Pam Didner: Yeah. I 100% agree. So now we have a dedicated person, a marketing person that works with agencies and contractors and creates a plan. So what are the tools that the marketing and sales must have, uh, to make sure that the whole thing is running smoothly?
Kayla Graham: Anything that automates processes that are typically manual and horrible to do number one in my book is an amazing tool. So to give you an example, you always need a project management tool of some kind. Does your project management tool integrate with any of the other tools you’re using? So just for me, from a user perspective, my team does a lot of our talking internally on Slack because we’re a remote team, as many teams are these days. Things come up in those discussions that end up being tasks, and then they just get lost in the sea of nothingness.
Pam Didner: The conversation.
Kayla Graham: Exactly. But what I love about it is that there’s a tool right inside of Slack that can make that a task right in our project management software. Boom. It goes in, and it doesn’t get lost. Now, if we’re talking about marketing and sales, talking to each other, having a good CRM and a good CRM process is super, super important. So to me–I mean, I will die on this hill– I think that HubSpot is the best one, and there’s always more integrations coming with it. Even their SEO tools are starting to knock it out of the park and compete with WordPress well. So, I mean, I’m very pro-HubSpot.
Pam Didner: Really? So the thing about HubSpot, I have several friends that use HubSpot to build a website. The loading speed is way too slow. I’m not necessarily in agreement with that. Sorry.
Kayla Graham: Well, and that’s fair because the other disadvantage too about them is that they only have a few templates; so they’re not yet at the customization level that says WordPress is at, but I do think it’s good to start to come and, you know, we might see that in the next few years. Now, suppose we’re talking just marketing and sales, having visibility into what each other are doing. In that case, I think the HubSpot CRM tool works well for that. There has to be a communication between sales and marketing and, you know, I think this is just like an age-old battle where sales and marketing don’t get along.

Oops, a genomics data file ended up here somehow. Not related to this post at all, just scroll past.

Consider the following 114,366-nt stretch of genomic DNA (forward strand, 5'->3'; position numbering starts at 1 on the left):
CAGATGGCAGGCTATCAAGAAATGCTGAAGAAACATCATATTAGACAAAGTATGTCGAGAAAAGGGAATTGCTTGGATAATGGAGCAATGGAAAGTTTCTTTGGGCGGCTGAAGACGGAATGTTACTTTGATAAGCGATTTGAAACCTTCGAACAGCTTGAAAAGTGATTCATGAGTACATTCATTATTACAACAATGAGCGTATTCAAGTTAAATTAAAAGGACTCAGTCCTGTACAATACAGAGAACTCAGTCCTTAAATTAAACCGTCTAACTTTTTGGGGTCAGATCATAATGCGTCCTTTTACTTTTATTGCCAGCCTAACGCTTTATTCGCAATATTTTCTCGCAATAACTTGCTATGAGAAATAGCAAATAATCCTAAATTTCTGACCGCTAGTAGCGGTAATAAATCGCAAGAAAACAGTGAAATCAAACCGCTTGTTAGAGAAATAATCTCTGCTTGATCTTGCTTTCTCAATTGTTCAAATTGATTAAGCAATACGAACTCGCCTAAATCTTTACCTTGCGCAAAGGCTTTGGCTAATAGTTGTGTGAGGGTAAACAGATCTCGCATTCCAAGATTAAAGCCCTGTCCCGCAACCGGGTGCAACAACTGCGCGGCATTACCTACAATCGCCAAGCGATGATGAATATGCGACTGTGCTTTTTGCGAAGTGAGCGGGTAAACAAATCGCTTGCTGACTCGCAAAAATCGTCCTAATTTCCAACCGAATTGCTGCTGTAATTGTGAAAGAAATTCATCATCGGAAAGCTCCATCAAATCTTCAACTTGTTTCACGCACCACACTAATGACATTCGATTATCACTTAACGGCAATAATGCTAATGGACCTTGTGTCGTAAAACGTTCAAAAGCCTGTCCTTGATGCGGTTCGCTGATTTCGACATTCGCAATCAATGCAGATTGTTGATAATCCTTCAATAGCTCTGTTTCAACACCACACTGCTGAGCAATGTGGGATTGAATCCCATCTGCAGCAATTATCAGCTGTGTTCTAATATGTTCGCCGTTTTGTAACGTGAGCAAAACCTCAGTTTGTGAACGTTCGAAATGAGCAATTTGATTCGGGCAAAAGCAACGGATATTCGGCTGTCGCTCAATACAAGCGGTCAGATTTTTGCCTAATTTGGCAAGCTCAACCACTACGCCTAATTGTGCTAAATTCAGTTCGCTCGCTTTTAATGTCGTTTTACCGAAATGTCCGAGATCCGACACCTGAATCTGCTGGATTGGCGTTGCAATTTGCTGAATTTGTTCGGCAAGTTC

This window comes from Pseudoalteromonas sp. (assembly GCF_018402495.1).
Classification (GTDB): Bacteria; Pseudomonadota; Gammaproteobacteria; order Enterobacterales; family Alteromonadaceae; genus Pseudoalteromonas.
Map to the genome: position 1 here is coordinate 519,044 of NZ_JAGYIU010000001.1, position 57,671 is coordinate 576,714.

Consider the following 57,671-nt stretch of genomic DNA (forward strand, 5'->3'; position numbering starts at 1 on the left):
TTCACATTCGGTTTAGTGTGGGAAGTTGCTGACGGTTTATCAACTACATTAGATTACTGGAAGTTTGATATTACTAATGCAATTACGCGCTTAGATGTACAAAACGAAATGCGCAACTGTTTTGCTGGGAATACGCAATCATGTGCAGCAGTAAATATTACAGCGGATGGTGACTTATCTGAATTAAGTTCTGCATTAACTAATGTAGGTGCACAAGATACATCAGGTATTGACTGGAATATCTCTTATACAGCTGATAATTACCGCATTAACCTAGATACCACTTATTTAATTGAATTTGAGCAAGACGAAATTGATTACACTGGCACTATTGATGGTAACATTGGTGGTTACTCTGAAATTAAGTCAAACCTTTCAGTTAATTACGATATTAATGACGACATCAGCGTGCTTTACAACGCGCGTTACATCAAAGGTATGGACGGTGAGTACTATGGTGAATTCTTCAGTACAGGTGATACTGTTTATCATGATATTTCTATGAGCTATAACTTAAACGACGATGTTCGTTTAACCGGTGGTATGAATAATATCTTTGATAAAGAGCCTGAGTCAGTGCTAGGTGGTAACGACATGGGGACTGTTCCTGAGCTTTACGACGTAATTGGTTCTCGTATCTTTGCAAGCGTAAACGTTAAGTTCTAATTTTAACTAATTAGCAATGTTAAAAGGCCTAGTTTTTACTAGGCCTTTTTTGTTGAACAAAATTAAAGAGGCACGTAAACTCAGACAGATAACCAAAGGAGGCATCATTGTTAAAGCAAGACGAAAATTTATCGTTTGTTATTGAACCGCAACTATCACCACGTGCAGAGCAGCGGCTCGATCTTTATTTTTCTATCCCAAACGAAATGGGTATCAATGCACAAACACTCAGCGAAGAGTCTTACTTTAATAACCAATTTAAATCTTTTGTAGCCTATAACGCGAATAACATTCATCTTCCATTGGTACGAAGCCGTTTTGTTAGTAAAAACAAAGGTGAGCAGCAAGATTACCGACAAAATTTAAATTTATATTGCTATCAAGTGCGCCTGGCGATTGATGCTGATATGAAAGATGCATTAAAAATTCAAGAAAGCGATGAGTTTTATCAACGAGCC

Pam Didner: I think it’s not like they don’t get along. Often, it is just a matter of having different goals or approaching things a little bit differently. When I say they have different goals, I think the overall business goals stay the same. Still, once that’s translated down to a different organization, it tends to be different. For example, the marketing maybe they focus on lead gen, or they focus on brand awareness. On the sales side, they tend to focus on the middle of the funnel, the purchase funnel or the bottom of the purchase funnel.
So the focus tends to be different, but they are still trying to achieve the same business objectives. Does that make sense? So it’s just the way they approach things or the things that they will do or want to accomplish at that time. They are not necessarily aligned.
Kayla Graham: Yeah. I’m with you on this and how I like to look at it as like swimming in a pool. We’re all swimming towards the end of the pool, and we all have a lane. We all have a lane that we’re swimming in, right?